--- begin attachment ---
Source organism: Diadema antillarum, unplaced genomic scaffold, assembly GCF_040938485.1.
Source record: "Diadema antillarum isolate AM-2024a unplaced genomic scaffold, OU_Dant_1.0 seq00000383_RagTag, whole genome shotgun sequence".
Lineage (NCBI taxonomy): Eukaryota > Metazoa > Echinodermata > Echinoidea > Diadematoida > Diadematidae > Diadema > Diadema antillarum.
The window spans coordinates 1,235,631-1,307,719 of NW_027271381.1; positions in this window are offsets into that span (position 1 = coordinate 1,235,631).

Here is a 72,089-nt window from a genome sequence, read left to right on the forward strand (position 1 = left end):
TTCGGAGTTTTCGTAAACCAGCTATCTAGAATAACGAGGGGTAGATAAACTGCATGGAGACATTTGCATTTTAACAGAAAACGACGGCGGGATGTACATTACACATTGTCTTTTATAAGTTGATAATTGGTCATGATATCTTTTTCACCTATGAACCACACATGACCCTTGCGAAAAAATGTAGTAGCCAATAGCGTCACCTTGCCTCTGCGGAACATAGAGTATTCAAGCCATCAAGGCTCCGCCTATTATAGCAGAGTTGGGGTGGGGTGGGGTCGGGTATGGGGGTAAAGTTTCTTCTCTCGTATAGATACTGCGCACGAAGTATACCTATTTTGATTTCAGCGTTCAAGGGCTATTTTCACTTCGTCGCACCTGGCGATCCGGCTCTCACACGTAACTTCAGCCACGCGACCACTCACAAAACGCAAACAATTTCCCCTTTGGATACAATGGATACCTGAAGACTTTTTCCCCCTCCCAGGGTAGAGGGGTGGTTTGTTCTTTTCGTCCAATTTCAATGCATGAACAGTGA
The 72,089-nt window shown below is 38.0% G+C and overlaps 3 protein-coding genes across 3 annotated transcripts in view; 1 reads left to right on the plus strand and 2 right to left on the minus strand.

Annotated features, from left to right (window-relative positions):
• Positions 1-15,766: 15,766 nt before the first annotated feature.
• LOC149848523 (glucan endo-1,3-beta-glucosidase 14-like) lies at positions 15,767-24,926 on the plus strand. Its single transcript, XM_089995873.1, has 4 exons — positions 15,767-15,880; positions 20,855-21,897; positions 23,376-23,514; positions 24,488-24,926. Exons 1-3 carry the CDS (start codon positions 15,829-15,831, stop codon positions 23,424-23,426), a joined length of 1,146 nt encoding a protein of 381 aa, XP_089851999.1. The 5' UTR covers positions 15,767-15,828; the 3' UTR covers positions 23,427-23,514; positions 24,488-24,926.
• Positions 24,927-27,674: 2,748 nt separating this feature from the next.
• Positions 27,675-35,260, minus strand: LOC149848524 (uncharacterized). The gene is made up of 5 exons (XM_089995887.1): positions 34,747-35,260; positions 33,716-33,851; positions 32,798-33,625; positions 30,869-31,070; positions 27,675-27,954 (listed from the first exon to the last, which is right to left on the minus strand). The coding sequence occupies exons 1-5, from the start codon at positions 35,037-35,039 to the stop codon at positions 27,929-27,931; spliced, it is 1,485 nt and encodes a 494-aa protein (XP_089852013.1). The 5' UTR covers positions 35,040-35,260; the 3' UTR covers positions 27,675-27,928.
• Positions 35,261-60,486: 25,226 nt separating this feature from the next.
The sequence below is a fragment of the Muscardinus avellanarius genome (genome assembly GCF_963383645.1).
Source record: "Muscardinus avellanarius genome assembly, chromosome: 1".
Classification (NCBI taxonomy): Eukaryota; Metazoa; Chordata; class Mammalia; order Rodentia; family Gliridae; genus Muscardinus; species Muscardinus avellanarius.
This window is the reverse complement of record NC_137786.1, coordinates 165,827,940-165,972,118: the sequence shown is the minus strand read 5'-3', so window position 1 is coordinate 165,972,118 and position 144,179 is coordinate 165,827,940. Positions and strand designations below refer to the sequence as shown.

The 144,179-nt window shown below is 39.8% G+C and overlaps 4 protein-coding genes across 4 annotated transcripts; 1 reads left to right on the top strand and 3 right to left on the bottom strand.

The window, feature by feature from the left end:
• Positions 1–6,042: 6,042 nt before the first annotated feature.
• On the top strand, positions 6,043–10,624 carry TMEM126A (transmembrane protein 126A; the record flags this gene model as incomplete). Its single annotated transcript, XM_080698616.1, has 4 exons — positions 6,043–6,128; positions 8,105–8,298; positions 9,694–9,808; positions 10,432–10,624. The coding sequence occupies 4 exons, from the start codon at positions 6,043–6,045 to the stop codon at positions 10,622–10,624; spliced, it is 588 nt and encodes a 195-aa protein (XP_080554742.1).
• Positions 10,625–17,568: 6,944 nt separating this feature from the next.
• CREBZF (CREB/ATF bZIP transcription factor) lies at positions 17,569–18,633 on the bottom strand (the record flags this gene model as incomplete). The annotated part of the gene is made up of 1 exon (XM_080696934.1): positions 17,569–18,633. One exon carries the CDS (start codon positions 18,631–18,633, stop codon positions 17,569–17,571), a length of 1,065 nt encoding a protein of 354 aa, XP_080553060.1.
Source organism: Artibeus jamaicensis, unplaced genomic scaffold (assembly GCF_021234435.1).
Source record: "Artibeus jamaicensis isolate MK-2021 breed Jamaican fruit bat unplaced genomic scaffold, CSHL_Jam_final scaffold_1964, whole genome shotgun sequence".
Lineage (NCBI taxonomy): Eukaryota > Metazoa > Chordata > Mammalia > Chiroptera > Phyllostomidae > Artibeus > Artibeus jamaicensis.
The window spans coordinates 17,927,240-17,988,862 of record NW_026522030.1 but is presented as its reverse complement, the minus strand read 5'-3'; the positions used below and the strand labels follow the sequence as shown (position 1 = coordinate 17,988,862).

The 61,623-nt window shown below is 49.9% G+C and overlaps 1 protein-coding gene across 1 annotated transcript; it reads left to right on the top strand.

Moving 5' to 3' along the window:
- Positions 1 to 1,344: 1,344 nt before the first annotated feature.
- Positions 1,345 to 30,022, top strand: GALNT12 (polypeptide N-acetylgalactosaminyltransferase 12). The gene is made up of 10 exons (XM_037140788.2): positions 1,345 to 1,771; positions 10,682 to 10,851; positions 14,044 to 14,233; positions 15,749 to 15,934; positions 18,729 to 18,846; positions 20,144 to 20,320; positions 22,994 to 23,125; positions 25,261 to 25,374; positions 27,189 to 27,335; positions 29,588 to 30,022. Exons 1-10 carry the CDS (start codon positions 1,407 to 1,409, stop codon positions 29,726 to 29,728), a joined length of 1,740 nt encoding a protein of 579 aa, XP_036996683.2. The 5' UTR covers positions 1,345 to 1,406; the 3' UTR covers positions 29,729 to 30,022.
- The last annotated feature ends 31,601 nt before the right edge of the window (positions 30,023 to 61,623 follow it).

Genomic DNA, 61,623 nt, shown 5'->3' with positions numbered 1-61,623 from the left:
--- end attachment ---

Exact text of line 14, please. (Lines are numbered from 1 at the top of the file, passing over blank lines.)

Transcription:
The sequence below is a fragment of the Muscardinus avellanarius genome (genome assembly GCF_963383645.1).